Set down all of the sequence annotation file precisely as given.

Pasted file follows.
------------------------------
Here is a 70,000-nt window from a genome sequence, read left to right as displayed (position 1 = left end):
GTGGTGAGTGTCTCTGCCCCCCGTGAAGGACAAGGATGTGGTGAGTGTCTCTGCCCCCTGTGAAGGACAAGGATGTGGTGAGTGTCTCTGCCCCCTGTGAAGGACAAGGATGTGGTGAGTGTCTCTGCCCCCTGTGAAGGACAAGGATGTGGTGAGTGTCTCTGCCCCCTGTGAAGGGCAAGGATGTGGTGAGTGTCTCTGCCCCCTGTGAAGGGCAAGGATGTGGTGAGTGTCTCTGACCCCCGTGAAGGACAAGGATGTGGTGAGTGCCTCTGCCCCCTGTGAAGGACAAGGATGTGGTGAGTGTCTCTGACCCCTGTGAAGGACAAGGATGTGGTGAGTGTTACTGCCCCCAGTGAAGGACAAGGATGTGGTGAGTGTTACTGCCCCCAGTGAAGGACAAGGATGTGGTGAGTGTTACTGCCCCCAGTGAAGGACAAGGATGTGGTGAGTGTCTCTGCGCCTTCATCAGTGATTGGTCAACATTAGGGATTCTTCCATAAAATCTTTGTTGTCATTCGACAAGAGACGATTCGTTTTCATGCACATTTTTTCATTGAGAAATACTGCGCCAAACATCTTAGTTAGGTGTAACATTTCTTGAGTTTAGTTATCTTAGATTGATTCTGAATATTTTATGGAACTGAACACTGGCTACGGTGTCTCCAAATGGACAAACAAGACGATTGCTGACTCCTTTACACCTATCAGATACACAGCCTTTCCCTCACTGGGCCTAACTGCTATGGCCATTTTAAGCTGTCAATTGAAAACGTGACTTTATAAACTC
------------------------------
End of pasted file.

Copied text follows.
Here is a 70,000-nt window from a genome sequence, read left to right as displayed (position 1 = left end):
GTGGTGAGTGTCTCTGCCCCCCGTGAAGGACAAGGATGTGGTGAGTGTCTCTGCCCCCTGTGAAGGACAAGGATGTGGTGAGTGTCTCTGCCCCCTGTGAAGGACAAGGATGTGGTGAGTGTCTCTGCCCCCTGTGAAGGACAAGGATGTGGTGAGTGTCTCTGCCCCCTGTGAAGGGCAAGGATGTGGTGAGTGTCTCTGCCCCCTGTGAAGGGCAAGGATGTGGTGAGTGTCTCTGACCCCCGTGAAGGACAAGGATGTGGTGAGTGCCTCTGCCCCCTGTGAAGGACAAGGATGTGGTGAGTGTCTCTGACCCCTGTGAAGGACAAGGATGTGGTGAGTGTTACTGCCCCCAGTGAAGGACAAGGATGTGGTGAGTGTTACTGCCCCCAGTGAAGGACAAGGATGTGGTGAGTGTTACTGCCCCCAGTGAAGGACAAGGATGTGGTGAGTGTCTCTGCGCCTTCATCAGTGATTGGTCAACATTAGGGATTCTTCCATAAAATCTTTGTTGTCATTCGACAAGAGACGATTCGTTTTCATGCACATTTTTTCATTGAGAAATACTGCGCCAAACATCTTAGTTAGGTGTAACATTTCTTGAGTTTAGTTATCTTAGATTGATTCTGAATATTTTATGGAACTGAACACTGGCTACGGTGTCTCCAAATGGACAAACAAGACGATTGCTGACTCCTTTACACCTATCAGATACACAGCCTTTCCCTCACTGGGCCTAACTGCTATGGCCATTTTAAGCTGTCAATTGAAAACGTGACTTTATAAACTC